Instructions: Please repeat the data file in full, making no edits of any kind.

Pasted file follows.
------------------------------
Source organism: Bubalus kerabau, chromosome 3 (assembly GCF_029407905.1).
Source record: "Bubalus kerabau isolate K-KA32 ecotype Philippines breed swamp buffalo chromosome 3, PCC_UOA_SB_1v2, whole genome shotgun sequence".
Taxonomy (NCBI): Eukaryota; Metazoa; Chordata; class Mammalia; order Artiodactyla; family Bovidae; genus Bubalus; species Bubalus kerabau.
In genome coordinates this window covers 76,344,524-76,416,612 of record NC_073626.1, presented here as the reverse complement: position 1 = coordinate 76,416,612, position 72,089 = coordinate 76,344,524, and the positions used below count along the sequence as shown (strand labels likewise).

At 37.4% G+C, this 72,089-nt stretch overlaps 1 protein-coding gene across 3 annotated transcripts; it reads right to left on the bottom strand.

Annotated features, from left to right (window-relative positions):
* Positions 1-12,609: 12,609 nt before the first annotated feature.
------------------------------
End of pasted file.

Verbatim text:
Source organism: Bubalus kerabau, chromosome 3 (assembly GCF_029407905.1).
Source record: "Bubalus kerabau isolate K-KA32 ecotype Philippines breed swamp buffalo chromosome 3, PCC_UOA_SB_1v2, whole genome shotgun sequence".
Taxonomy (NCBI): Eukaryota; Metazoa; Chordata; class Mammalia; order Artiodactyla; family Bovidae; genus Bubalus; species Bubalus kerabau.
In genome coordinates this window covers 76,344,524-76,416,612 of record NC_073626.1, presented here as the reverse complement: position 1 = coordinate 76,416,612, position 72,089 = coordinate 76,344,524, and the positions used below count along the sequence as shown (strand labels likewise).

At 37.4% G+C, this 72,089-nt stretch overlaps 1 protein-coding gene across 3 annotated transcripts; it reads right to left on the bottom strand.

Annotated features, from left to right (window-relative positions):
* Positions 1-12,609: 12,609 nt before the first annotated feature.